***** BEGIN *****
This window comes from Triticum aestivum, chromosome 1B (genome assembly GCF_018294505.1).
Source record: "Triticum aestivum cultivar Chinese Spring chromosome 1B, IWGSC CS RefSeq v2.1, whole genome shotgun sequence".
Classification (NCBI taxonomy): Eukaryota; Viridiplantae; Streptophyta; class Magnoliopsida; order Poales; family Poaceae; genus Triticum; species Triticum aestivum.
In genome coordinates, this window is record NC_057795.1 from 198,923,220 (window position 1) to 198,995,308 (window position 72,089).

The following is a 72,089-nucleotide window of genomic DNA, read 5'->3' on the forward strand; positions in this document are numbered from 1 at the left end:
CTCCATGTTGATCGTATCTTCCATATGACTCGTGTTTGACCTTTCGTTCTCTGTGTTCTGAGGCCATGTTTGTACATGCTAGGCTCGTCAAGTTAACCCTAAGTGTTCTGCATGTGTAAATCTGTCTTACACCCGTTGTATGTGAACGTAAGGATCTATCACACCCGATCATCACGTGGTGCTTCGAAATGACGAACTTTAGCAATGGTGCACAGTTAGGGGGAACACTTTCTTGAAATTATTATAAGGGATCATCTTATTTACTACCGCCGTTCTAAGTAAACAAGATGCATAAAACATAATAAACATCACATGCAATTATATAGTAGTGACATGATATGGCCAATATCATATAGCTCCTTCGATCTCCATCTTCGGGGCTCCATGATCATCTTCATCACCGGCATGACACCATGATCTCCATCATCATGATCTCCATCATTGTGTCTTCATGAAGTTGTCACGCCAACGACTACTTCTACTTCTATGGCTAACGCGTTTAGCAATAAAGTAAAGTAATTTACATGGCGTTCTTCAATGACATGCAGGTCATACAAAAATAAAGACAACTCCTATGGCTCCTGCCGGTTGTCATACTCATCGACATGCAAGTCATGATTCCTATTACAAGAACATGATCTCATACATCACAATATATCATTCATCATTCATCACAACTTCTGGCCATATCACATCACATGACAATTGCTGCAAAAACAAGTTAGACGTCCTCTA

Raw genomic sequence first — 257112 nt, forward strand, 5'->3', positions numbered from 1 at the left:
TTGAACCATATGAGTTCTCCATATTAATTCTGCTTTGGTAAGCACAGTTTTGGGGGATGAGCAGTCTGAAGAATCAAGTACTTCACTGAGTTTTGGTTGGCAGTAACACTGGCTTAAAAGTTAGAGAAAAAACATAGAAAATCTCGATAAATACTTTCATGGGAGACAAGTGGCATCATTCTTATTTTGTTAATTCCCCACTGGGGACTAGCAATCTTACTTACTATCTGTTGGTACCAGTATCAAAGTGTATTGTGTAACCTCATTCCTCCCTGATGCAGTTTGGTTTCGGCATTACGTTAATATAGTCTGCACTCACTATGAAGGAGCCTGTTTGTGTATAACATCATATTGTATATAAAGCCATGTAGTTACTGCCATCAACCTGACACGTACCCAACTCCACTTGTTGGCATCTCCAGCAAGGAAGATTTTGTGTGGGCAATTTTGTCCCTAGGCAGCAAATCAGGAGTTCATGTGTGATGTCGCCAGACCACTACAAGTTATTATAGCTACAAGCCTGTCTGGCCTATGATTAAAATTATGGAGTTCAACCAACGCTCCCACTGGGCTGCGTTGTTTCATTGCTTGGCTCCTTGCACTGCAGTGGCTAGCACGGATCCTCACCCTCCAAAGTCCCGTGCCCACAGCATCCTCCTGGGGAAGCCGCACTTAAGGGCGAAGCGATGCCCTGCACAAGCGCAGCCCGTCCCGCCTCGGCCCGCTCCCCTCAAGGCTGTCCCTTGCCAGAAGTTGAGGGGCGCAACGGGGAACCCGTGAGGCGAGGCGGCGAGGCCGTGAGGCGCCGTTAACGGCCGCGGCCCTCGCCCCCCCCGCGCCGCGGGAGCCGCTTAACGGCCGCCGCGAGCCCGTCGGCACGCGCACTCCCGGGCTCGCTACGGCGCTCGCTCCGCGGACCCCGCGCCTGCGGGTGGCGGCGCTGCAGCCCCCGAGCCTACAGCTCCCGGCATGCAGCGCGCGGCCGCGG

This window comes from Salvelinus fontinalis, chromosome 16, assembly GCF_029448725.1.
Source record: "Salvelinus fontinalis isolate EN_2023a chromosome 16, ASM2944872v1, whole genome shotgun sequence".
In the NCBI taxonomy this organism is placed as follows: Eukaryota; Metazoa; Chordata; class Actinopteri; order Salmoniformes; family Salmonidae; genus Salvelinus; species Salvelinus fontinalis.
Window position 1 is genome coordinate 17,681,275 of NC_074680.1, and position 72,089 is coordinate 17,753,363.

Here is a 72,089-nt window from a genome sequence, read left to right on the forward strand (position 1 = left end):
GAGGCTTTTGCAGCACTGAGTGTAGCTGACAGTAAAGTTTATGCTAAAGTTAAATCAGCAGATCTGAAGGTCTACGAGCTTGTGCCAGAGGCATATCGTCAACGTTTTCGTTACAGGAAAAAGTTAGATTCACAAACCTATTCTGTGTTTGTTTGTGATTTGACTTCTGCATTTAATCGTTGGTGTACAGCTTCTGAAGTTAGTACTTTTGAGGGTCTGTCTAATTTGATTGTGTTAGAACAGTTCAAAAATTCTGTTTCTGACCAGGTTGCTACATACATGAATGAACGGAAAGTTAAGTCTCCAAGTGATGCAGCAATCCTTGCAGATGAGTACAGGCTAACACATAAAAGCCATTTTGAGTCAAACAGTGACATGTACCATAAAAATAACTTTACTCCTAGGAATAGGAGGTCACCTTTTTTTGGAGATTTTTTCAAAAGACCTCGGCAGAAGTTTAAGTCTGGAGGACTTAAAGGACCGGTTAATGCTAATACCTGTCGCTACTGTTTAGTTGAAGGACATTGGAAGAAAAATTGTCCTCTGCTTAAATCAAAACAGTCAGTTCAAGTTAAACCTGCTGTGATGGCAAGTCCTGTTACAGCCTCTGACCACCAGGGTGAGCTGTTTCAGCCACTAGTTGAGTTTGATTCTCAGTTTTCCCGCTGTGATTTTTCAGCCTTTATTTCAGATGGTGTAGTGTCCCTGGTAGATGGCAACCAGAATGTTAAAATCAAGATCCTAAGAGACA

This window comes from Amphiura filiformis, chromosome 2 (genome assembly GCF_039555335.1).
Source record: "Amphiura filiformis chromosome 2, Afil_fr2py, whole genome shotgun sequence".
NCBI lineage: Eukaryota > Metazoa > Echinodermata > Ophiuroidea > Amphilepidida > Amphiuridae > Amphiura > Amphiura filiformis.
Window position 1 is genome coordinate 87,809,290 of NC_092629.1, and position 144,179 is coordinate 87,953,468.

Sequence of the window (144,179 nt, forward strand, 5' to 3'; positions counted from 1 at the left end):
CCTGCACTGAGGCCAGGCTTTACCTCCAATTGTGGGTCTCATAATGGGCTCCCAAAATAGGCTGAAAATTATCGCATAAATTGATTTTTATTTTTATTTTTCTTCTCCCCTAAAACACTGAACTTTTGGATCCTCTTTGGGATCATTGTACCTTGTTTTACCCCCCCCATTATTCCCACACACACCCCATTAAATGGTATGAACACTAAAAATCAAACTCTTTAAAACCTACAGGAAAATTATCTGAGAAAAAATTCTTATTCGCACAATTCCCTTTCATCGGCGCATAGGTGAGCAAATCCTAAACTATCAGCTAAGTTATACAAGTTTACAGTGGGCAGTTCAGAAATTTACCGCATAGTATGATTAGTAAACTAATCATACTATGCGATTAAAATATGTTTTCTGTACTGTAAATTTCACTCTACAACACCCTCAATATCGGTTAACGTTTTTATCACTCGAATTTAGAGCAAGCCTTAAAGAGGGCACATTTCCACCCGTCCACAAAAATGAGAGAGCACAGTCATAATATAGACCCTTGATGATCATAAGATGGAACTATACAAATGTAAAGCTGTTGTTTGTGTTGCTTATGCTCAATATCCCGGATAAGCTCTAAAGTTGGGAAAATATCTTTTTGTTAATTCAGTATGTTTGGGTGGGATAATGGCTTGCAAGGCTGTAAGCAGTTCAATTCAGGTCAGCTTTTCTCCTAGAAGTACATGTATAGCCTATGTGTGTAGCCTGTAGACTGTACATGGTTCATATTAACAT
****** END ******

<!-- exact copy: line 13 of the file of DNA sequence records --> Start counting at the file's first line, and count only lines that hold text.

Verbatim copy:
Here is a 72,089-nt window from a genome sequence, read left to right on the forward strand (position 1 = left end):